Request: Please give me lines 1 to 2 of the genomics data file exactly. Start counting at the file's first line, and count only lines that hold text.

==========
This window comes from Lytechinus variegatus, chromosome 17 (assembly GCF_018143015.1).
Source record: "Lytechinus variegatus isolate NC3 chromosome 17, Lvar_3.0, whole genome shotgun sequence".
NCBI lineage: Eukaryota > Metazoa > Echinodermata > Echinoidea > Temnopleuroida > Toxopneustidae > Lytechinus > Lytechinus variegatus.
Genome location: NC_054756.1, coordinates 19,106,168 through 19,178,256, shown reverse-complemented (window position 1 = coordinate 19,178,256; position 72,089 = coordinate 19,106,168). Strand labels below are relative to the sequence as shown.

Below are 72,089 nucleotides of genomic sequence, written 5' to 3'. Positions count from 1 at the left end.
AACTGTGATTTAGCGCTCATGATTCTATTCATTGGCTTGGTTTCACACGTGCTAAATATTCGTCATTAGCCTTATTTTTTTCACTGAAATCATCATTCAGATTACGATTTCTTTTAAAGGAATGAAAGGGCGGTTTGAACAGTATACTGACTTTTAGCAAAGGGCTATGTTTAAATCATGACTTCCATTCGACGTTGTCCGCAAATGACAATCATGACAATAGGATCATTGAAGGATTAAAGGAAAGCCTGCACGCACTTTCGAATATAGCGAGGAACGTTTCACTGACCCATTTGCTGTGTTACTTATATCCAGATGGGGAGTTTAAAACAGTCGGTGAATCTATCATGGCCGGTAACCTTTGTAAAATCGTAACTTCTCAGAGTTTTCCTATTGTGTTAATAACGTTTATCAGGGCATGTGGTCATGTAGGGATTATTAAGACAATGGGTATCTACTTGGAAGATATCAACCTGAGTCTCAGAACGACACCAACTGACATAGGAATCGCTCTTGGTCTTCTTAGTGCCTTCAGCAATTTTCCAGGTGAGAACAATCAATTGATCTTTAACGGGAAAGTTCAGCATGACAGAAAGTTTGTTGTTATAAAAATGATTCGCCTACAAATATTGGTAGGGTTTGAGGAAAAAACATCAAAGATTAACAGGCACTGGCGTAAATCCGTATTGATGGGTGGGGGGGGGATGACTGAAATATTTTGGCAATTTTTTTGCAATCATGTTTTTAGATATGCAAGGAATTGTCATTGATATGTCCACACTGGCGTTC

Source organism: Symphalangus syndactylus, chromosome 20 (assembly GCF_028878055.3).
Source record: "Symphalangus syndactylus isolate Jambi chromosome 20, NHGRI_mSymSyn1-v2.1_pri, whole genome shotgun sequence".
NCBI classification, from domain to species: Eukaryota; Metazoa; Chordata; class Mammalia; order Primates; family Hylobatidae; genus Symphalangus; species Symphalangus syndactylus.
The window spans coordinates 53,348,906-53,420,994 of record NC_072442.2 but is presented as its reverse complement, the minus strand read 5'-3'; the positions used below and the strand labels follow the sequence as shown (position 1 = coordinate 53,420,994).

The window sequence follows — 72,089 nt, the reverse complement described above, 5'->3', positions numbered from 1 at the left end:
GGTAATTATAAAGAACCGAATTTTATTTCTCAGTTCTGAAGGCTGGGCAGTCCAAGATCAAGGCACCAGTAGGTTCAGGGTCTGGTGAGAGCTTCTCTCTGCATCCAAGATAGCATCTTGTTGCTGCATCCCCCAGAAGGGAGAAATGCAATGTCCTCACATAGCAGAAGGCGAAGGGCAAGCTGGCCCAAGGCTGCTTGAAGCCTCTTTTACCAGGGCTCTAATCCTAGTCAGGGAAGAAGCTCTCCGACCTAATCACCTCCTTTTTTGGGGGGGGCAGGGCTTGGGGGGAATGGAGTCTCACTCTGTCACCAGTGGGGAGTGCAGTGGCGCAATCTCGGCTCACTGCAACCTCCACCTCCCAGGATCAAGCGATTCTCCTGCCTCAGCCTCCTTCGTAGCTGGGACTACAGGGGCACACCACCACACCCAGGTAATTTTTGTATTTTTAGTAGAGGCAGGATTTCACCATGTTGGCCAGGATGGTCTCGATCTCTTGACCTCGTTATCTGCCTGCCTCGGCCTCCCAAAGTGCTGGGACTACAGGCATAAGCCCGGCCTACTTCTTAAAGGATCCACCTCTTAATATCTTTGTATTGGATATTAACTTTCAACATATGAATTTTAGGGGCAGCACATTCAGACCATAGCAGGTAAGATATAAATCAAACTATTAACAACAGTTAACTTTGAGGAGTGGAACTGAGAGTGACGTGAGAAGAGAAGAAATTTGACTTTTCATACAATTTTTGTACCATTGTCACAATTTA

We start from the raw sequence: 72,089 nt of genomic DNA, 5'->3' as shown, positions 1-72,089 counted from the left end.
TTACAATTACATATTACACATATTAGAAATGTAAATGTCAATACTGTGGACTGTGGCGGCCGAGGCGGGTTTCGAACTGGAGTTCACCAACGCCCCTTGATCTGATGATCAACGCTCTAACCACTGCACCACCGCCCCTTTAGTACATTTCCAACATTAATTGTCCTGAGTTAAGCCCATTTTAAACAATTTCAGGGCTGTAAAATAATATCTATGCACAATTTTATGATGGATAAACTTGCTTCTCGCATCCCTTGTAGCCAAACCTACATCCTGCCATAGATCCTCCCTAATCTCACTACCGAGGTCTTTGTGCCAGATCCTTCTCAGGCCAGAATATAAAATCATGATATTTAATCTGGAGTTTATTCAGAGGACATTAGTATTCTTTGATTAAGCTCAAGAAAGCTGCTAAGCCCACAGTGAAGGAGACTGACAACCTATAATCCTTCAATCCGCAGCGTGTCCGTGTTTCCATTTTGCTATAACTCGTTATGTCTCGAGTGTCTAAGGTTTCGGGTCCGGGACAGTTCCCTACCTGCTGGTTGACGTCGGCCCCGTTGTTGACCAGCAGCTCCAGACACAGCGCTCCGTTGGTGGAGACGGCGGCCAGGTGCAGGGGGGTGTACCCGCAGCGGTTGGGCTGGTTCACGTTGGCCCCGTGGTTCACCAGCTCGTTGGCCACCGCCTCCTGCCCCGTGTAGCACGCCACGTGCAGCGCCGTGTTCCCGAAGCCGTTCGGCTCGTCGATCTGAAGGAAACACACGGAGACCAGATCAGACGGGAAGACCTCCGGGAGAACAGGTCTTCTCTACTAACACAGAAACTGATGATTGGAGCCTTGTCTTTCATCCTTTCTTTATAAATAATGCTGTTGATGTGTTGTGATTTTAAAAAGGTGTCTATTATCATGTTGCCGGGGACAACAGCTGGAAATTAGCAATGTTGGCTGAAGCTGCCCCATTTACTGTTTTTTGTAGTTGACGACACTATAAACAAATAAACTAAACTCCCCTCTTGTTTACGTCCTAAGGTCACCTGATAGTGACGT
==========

This window comes from Lytechinus variegatus, chromosome 17 (assembly GCF_018143015.1).
Source record: "Lytechinus variegatus isolate NC3 chromosome 17, Lvar_3.0, whole genome shotgun sequence".